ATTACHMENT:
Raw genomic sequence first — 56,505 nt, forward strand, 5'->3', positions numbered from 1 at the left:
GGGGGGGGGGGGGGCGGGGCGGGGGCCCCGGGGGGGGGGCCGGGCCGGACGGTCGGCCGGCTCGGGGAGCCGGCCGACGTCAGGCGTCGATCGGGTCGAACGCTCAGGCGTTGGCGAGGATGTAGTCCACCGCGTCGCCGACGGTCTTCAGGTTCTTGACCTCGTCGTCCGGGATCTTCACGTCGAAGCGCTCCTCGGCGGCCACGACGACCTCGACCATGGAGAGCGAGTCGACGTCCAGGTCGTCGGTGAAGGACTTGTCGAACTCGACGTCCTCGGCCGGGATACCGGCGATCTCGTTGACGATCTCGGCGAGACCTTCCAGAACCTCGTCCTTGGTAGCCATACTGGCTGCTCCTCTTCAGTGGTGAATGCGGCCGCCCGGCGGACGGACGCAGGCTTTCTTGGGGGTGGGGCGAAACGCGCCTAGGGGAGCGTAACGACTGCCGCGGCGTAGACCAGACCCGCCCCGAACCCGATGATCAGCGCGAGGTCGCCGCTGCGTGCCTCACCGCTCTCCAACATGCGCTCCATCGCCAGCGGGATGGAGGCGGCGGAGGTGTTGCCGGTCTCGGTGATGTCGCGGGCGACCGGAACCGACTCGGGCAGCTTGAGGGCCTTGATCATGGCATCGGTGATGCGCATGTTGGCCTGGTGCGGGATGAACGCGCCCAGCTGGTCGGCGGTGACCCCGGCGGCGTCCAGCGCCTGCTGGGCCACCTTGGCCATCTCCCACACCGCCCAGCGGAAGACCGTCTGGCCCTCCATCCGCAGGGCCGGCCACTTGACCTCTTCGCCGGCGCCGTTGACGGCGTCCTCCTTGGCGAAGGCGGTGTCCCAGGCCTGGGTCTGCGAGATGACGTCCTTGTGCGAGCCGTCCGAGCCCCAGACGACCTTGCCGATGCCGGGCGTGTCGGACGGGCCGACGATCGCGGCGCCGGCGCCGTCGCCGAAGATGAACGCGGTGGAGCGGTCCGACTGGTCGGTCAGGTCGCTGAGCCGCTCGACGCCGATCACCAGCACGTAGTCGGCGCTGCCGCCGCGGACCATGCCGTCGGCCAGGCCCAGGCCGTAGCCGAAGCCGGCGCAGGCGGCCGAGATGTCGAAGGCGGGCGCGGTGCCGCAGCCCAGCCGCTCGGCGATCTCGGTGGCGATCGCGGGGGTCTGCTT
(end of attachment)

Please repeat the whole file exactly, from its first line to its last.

Raw genomic sequence first — 56,505 nt, forward strand, 5'->3', positions numbered from 1 at the left:
GGGGGGGGGGGGGGCGGGGCGGGGGCCCCGGGGGGGGGGCCGGGCCGGACGGTCGGCCGGCTCGGGGAGCCGGCCGACGTCAGGCGTCGATCGGGTCGAACGCTCAGGCGTTGGCGAGGATGTAGTCCACCGCGTCGCCGACGGTCTTCAGGTTCTTGACCTCGTCGTCCGGGATCTTCACGTCGAAGCGCTCCTCGGCGGCCACGACGACCTCGACCATGGAGAGCGAGTCGACGTCCAGGTCGTCGGTGAAGGACTTGTCGAACTCGACGTCCTCGGCCGGGATACCGGCGATCTCGTTGACGATCTCGGCGAGACCTTCCAGAACCTCGTCCTTGGTAGCCATACTGGCTGCTCCTCTTCAGTGGTGAATGCGGCCGCCCGGCGGACGGACGCAGGCTTTCTTGGGGGTGGGGCGAAACGCGCCTAGGGGAGCGTAACGACTGCCGCGGCGTAGACCAGACCCGCCCCGAACCCGATGATCAGCGCGAGGTCGCCGCTGCGTGCCTCACCGCTCTCCAACATGCGCTCCATCGCCAGCGGGATGGAGGCGGCGGAGGTGTTGCCGGTCTCGGTGATGTCGCGGGCGACCGGAACCGACTCGGGCAGCTTGAGGGCCTTGATCATGGCATCGGTGATGCGCATGTTGGCCTGGTGCGGGATGAACGCGCCCAGCTGGTCGGCGGTGACCCCGGCGGCGTCCAGCGCCTGCTGGGCCACCTTGGCCATCTCCCACACCGCCCAGCGGAAGACCGTCTGGCCCTCCATCCGCAGGGCCGGCCACTTGACCTCTTCGCCGGCGCCGTTGACGGCGTCCTCCTTGGCGAAGGCGGTGTCCCAGGCCTGGGTCTGCGAGATGACGTCCTTGTGCGAGCCGTCCGAGCCCCAGACGACCTTGCCGATGCCGGGCGTGTCGGACGGGCCGACGATCGCGGCGCCGGCGCCGTCGCCGAAGATGAACGCGGTGGAGCGGTCCGACTGGTCGGTCAGGTCGCTGAGCCGCTCGACGCCGATCACCAGCACGTAGTCGGCGCTGCCGCCGCGGACCATGCCGTCGGCCAGGCCCAGGCCGTAGCCGAAGCCGGCGCAGGCGGCCGAGATGTCGAAGGCGGGCGCGGTGCCGCAGCCCAGCCGCTCGGCGATCTCGGTGGCGATCGCGGGGGTCTGCTT